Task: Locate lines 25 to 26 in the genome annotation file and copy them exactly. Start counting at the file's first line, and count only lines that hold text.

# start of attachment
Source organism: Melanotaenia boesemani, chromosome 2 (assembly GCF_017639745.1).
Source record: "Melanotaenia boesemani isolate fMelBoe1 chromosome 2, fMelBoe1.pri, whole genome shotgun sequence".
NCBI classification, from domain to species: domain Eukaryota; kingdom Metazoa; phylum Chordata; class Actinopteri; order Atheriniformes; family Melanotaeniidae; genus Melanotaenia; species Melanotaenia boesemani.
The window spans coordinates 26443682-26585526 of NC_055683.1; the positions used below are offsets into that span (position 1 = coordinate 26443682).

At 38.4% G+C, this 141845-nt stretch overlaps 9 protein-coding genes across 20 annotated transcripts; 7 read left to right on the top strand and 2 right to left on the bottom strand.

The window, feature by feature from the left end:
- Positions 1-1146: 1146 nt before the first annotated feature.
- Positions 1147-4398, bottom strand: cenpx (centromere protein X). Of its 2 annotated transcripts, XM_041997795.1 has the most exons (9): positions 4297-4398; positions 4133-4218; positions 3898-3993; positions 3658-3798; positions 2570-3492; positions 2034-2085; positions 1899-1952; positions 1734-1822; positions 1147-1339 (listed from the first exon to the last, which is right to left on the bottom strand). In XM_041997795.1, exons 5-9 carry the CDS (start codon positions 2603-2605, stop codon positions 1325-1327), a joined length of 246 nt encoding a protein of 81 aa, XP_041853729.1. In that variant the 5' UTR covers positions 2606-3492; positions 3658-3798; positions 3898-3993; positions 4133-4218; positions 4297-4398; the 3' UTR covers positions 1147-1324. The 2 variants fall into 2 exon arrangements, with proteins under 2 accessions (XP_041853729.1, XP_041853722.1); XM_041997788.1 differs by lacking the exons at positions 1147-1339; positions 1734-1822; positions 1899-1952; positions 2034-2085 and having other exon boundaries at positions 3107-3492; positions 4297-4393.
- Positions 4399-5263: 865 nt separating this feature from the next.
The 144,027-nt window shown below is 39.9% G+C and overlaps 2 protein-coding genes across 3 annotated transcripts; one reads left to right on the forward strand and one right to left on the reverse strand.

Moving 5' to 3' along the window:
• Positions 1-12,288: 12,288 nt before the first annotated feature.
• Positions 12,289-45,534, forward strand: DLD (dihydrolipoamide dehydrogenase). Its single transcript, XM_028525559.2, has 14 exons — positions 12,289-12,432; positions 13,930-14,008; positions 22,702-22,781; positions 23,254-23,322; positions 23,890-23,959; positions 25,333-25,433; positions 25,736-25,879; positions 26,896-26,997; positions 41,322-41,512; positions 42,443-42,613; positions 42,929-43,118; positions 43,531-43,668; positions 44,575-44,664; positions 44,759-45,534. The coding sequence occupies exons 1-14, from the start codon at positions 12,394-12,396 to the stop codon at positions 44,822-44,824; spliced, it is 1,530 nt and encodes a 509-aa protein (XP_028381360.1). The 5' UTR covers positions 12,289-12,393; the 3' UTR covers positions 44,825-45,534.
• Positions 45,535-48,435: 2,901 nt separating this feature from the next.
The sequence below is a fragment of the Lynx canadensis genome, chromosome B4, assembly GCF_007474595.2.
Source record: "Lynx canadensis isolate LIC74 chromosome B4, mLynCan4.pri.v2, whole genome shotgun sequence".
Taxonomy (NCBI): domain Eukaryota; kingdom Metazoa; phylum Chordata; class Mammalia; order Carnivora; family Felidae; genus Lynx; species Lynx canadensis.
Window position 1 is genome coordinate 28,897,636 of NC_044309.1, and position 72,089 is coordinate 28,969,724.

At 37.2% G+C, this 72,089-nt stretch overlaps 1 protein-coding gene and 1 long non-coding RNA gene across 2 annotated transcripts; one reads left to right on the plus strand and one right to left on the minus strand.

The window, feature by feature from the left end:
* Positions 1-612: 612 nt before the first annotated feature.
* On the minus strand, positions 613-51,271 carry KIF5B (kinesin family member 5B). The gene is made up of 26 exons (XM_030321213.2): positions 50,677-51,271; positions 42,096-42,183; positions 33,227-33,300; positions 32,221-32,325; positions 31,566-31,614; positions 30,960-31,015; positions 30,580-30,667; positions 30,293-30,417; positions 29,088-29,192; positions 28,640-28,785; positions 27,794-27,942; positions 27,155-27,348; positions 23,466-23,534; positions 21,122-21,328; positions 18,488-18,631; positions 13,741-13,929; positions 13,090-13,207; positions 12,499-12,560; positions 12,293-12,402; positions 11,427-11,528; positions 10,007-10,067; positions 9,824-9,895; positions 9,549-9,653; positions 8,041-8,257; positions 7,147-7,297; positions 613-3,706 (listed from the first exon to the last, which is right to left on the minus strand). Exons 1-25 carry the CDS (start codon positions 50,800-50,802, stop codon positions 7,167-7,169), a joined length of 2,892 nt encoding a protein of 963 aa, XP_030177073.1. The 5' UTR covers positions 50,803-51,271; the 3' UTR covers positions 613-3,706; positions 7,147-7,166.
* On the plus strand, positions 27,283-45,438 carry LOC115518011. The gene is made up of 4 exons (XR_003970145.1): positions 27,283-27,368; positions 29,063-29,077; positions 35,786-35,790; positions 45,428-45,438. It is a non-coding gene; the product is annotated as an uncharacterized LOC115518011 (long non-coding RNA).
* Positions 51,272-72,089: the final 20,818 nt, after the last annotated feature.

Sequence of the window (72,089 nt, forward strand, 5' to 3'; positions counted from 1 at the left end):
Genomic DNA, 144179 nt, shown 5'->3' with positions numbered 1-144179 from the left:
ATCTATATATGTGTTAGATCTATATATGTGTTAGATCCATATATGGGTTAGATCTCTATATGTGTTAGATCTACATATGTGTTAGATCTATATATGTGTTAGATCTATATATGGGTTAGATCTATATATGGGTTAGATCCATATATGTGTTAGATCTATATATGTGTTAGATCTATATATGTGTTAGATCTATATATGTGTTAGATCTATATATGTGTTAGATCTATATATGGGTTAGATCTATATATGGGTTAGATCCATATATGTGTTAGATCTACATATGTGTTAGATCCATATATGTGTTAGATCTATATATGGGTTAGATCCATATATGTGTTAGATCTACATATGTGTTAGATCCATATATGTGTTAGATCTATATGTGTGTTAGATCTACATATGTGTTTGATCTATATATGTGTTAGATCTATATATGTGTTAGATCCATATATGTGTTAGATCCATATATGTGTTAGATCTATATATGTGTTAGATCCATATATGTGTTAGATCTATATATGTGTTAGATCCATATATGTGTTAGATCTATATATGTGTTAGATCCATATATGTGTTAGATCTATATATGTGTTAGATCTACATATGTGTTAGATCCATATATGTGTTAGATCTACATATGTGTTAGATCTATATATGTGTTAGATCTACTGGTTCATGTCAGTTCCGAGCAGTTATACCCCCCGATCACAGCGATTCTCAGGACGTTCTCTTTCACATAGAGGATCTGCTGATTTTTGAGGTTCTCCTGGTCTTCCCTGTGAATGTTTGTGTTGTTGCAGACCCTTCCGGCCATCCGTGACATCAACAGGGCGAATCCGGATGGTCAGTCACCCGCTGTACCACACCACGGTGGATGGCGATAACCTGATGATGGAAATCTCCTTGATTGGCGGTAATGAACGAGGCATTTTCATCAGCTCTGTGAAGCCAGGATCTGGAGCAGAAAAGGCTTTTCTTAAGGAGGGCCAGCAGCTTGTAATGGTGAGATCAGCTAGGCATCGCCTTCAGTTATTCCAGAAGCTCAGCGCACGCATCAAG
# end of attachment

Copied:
Sequence of the window (72,089 nt, forward strand, 5' to 3'; positions counted from 1 at the left end):
Genomic DNA, 144179 nt, shown 5'->3' with positions numbered 1-144179 from the left: